17. Mostly a Fee for Service Delivery System • Medicaid pays the providers a fee for service (FFS) based on rates set by the Division of Medical Assistance • Note: The LME/MCO’s get a per member per month payment and then they pay their providers according to a contractual arrangement • Note: Program for All – Inclusive Care for the Elderly – pmpm per enrollee from Medicaid and Medicare (managed care)

  18. Service Utilization, History of Spending and Trends

  19. Expenditures • The Medicaid funds go for: • Hospitals – $1.9 Billion • Disproportionate Share (DSH) Payments to Hospitals ($450M) • Physicians – $1.2 Billion • Nursing Facilities – $ 1.1 Billion • Drugs – $1.2 Billion • Other Claims - $5.7 Billion • Other provider payments - $1.6 Billion 92% of the Medicaid funds go for paying claims from health care providers.

  20. 4 Drivers of Medicaid Spending • Eligibility - Who is covered • Benefits - What services are covered • Fees – How much is paid for services • Utilization – How many services are used by the covered individuals

  21. A Small Portion of Beneficiaries Are Responsible for a Disproportionate Share of Costs

  22. Budget Shortfall From: NC General Assembly – Fiscal Research Division

  23. Rate of Spending for NC Medicaid Claims is Low • Nationally, NC leads the country in controlling the growth in Medicaid claims spending. • Total Medicaid claims spending in NC has seen only a modest rate of growth (2.3%) since FY 2008 – lower than the 4.5% annual growth rate in enrollment. • Since 2008, Medicaid is serving more people at a lower cost per person. • But, more can be done to improve outcomes and quality while keeping costs low.

  24. Increases in NC Medicaid Claims Spending Have Grown at a Lower Rate Than Other States States employing 3rd party commercial managed care plans for Medicaid (Medicaid MCOs); * MS began implementing an MCO model in 2012.

  25. Comparison of Yearly Growth in Medicaid Budget from 2007 National Association of State Budget Officers (NASBO) North Carolina Virginia Medicaid State Budget State Budget Medicaid Arizona Florida Medicaid Medicaid State Budget State Budget

  26. Question • If North Carolina’s Medicaid growth rate is lower than other states, then why has NC had a Medicaid shortfall for the past few years?

  27. Forecasting Medicaid Enrollment, Utilization and Federal Revenues Total Spend $12.6 Billion Federal Medicaid $ 8.0 Billion State Appropriations 3.2 Billion Other 1.4 Billion BUDGE T 11% Other 63% Federal Medicaid 26% Approp’s Total Spend $12.6 Billion Federal Medicaid $ 7.7 Billion State Appropriations 3.6 Billion Other 1.3 Billion AC T UA L 61% Federal Medicaid 29% Approp’s 10% Other IMPACT:$400 Million

  28. 4 Drivers of Medicaid Spending • Eligibility - Who is covered • Benefits - What services are covered • Fees – How much is paid for services • Utilization – How many services are used by the covered individuals CCNC’s contract with DMA restrains our influence on only 45% of the Medicaid costs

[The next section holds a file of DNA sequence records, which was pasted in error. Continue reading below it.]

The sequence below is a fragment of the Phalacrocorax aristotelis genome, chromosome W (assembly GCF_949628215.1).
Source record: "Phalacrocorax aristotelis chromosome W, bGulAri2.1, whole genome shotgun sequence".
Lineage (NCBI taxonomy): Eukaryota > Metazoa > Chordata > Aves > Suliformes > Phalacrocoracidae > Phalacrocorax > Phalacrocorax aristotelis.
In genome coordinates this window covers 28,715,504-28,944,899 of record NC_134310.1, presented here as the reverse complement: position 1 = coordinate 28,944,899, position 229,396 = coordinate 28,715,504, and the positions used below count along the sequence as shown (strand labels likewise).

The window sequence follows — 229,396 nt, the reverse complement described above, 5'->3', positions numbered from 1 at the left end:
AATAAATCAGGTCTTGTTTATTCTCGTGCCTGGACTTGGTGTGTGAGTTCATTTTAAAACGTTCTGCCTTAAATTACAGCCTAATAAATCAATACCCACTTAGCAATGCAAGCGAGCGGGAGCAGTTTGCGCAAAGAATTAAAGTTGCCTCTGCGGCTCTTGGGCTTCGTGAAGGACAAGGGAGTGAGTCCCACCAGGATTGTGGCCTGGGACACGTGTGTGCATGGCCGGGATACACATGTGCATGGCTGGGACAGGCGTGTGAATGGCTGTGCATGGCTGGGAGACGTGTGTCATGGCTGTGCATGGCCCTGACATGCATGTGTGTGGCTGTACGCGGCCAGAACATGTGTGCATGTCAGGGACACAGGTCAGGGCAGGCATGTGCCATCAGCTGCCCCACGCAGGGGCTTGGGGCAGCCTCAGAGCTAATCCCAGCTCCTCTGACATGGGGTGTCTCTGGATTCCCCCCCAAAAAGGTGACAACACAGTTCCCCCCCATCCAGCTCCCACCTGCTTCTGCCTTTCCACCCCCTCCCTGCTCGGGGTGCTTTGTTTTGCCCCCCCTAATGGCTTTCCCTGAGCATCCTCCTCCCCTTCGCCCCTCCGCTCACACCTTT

29. More about CCNC

  30. CCNCInfluences Some, BUT NOT ALL, Medicaid Services for Individuals Enrolled in CCNC CCNC and its care teams have minimal influence over utilization of these services: CCNC nursing homes & other LTC settings personal care services primary care hospitals & emergency departments diagnostic testing referrals to specialists behavioral health care medications medical equipment Less than 45% of total Medicaid claims spending

  31. More about CCNC CCNC Provides NC with: Key Tenets of CCNC: • Statewide medical home and care management system in place to address quality, utilization and cost, managed through 14 local networks, 1,800 practices & 6,000+ providers • A private sector Medicaid management solution that improves access and quality of care • Medicaid savings that are achieved in partnership with – rather than in opposition to – doctors, hospitals and other providers. • 100 percent of all Medicaid savings remain in state • Recognition as a national award-winning, best-practice model • Public-private partnership • Community-based, physician-led medical homes that coordinate care across fragmented health systems • CCNC is a true clinical partnership • Ensures patients receive optimal care and avoid unnecessary hospitalizations • Participating providers are expected to improve care and have ownership of the improvement process

  32. CCNC Networks • 90% of all Primary Care Practices in the State • 6,000 Primary Care Providers and 1800 practices • 1.3 million enrolled patients • Gaston and Lincoln – • 58 Primary Care Practices • 41,000 patients (9500 Aged and Disabled) • Statewide coverage • Presence in every hospital in the state